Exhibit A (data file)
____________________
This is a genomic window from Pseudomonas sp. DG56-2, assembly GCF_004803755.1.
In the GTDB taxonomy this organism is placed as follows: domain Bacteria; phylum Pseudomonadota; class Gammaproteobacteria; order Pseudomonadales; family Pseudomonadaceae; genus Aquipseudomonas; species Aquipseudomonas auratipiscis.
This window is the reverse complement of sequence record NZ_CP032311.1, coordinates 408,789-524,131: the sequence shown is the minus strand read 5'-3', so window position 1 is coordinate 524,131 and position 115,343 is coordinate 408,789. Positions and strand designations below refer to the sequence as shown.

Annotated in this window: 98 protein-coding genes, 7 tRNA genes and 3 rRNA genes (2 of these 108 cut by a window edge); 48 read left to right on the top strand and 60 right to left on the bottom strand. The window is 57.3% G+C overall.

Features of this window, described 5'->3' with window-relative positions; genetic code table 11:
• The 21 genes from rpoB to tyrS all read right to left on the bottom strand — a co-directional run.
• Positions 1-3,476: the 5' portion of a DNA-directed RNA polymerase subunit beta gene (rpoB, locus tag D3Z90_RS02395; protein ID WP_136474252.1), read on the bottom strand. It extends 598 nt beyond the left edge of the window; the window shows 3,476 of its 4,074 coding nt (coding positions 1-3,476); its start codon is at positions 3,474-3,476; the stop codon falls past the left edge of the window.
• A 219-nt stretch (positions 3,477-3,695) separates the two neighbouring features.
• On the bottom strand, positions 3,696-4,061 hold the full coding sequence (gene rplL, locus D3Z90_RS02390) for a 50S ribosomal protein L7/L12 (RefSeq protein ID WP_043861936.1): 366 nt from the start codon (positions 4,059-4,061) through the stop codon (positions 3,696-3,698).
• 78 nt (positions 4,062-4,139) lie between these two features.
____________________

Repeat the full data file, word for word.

This is a genomic window from Pseudomonas sp. DG56-2, assembly GCF_004803755.1.
In the GTDB taxonomy this organism is placed as follows: domain Bacteria; phylum Pseudomonadota; class Gammaproteobacteria; order Pseudomonadales; family Pseudomonadaceae; genus Aquipseudomonas; species Aquipseudomonas auratipiscis.
This window is the reverse complement of sequence record NZ_CP032311.1, coordinates 408,789-524,131: the sequence shown is the minus strand read 5'-3', so window position 1 is coordinate 524,131 and position 115,343 is coordinate 408,789. Positions and strand designations below refer to the sequence as shown.

Annotated in this window: 98 protein-coding genes, 7 tRNA genes and 3 rRNA genes (2 of these 108 cut by a window edge); 48 read left to right on the top strand and 60 right to left on the bottom strand. The window is 57.3% G+C overall.

Features of this window, described 5'->3' with window-relative positions; genetic code table 11:
• The 21 genes from rpoB to tyrS all read right to left on the bottom strand — a co-directional run.
• Positions 1-3,476: the 5' portion of a DNA-directed RNA polymerase subunit beta gene (rpoB, locus tag D3Z90_RS02395; protein ID WP_136474252.1), read on the bottom strand. It extends 598 nt beyond the left edge of the window; the window shows 3,476 of its 4,074 coding nt (coding positions 1-3,476); its start codon is at positions 3,474-3,476; the stop codon falls past the left edge of the window.
• A 219-nt stretch (positions 3,477-3,695) separates the two neighbouring features.
• On the bottom strand, positions 3,696-4,061 hold the full coding sequence (gene rplL, locus D3Z90_RS02390) for a 50S ribosomal protein L7/L12 (RefSeq protein ID WP_043861936.1): 366 nt from the start codon (positions 4,059-4,061) through the stop codon (positions 3,696-3,698).
• 78 nt (positions 4,062-4,139) lie between these two features.